Avoid contract default when COVID-19 strikes

Design firms have two major challenges as COVID-19, or the coronavirus, continues to spread. The primary challenge is keeping employees as safe as possible. But the other challenge is strictly financial: what happens when a design firm cannot provide services because of the epidemic or government constraints in response to the pandemic?

Look at Your Contracts

Addressing contractual service obligations, firms should understand how the virus could have significant impacts on design and construction projects. Projects could be delayed and result not only in delayed fees, but in claims by clients, contractors, and others. Some professional services agreements have a “force majeure” provision that allows excusable project delays; few such provisions address the issue of massive illnesses or government actions that affect the ability of firms to perform contracted services.

AIA document B101-2017, Standard Form of Agreement Between Owner and Architect, does not specify what creates an unusual project delay outside the control of the architecture firm, unlike AIA construction contracts. So there is no contractual basis for the architect to seek time extensions based on the unavailability of staff or government intervention in the normal business operations of the firm. Similarly, EJCDC document E-500, Agreement Between Owner and Engineer for Professional Services, while providing for extra compensation if the engineer has to provide additional or extended services arising from “emergencies or acts of God endangering the Work,” states nothing that would allow the engineering firm to delay services because of staffing disruptions or government restrictions.

Without the ability to extend the time for services, design firms are left with few options. Firms might consider the following:

  • Discuss with current clients the possibility of project delays caused by COVID-19 exposures, travel restrictions, or quarantines and possible procedures to authorize additional time, temporary staffing, or the transfer of contracted service obligations to a substitute firm.
  • Negotiate force majeure provisions in future contracts that acknowledge that massive illnesses or resulting government advisories or restrictions from such illnesses provide the basis for an excusable delay in contract performance.
  • Structure cooperative arrangements with similar firms in other geographic areas in which each firm commits to supporting the other by providing professional services if one firm is restricted from completing a contract because of staffing inadequacies or government restrictions.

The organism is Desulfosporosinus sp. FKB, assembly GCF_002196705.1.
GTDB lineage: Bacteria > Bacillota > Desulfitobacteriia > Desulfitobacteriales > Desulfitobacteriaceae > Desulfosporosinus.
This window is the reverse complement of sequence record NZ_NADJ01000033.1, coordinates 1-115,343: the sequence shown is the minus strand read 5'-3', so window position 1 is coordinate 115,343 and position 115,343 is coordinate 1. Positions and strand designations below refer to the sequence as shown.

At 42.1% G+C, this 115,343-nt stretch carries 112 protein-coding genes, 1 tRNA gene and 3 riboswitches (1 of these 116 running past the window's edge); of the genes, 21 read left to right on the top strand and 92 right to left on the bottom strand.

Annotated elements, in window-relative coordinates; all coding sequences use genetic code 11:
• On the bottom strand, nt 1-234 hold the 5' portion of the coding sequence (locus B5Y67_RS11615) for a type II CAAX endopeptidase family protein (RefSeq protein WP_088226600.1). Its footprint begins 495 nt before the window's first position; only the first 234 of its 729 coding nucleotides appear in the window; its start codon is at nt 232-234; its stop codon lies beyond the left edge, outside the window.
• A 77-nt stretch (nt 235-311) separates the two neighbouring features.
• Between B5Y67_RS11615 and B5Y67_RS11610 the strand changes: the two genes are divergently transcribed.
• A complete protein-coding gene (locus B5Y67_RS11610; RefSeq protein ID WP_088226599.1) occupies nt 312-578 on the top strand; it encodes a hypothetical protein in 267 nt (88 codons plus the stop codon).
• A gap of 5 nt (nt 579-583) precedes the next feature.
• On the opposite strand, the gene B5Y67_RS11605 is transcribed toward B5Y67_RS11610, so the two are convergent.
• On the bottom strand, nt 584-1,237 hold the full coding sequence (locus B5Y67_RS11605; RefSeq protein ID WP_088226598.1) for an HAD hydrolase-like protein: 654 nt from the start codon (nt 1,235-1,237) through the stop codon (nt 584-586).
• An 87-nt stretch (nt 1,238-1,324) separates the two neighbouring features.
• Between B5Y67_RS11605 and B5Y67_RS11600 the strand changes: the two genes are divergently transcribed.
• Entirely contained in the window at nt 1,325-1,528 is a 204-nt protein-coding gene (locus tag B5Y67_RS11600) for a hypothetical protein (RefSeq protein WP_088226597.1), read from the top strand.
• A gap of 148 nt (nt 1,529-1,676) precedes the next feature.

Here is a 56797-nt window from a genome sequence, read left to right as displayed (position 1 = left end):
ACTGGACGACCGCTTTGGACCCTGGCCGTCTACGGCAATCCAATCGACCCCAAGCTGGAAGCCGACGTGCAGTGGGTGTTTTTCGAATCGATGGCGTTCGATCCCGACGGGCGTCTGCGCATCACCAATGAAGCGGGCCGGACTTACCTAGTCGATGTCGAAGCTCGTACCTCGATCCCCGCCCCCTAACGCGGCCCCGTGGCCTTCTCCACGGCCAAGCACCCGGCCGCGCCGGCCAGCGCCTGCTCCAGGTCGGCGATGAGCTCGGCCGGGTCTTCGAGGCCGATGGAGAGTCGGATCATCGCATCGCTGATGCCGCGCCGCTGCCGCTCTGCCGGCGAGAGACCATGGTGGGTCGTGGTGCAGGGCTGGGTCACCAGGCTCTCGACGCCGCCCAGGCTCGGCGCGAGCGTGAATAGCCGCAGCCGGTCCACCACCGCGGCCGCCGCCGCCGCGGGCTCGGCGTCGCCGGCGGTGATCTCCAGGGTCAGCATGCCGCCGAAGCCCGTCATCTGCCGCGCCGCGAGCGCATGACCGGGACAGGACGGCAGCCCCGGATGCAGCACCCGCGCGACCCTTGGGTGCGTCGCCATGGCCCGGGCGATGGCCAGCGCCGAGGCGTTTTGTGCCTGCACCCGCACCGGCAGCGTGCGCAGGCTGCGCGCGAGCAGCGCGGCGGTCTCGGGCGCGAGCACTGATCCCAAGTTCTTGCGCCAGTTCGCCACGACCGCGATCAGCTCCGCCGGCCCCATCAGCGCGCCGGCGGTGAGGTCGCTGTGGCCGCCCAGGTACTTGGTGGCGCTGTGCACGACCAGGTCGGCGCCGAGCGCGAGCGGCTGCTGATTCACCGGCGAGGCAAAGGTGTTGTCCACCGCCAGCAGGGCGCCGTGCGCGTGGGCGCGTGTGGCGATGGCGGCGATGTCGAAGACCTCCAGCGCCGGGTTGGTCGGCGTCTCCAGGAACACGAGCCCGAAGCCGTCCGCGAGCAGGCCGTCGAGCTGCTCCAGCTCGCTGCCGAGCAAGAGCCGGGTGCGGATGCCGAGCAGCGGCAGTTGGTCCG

Protect Your Employees

As employers, professional services firms have to provide their employees with appropriate protection while they carry out their duties on behalf of the firm. It is the law, and it is a vital business continuation procedure.

Educate Your Employees

If employees understand the risks associated with COVID-19, they are more likely to comply with safety rules. Firms should provide their workforce of notice regarding potential exposure. But firms should not identify diagnosed individuals by name or provide other identifying information; doing so could expose confidential employee health information. Under federal, state, and local laws, infectious diseases may constitute disabilities, and thereby confer protected status. Firms should, however, address in detail the steps taken to mitigate exposure to COVID-19, including environmental cleaning and other preventative measures.

Monitor Available Reliable Information

Firms and their employees could be misled by tweets, sound-bites, and other misinformation. Firms should continue to monitor reliable guidance provided by the U.S. Centers for Disease Control and Prevention (CDC) and local public health agencies. Understanding how COVID-19 is transmitted and what steps can be taken to protect diagnosed or exposed employees is essential. Firms should use the information to educate employees on prevention and symptoms and should be prepared to answer employee concerns regarding workplace safety. The following are guides which may be helpful to firms:

Professional service firms are often fragile financial entities depending on a steady cash flow from a productive staff working on projects for reasonable clients. COVID-19 could change all three of those conditions. Now is the time to prepare your firm, your employees, and your clients for the possible disruptions caused by a pandemic.

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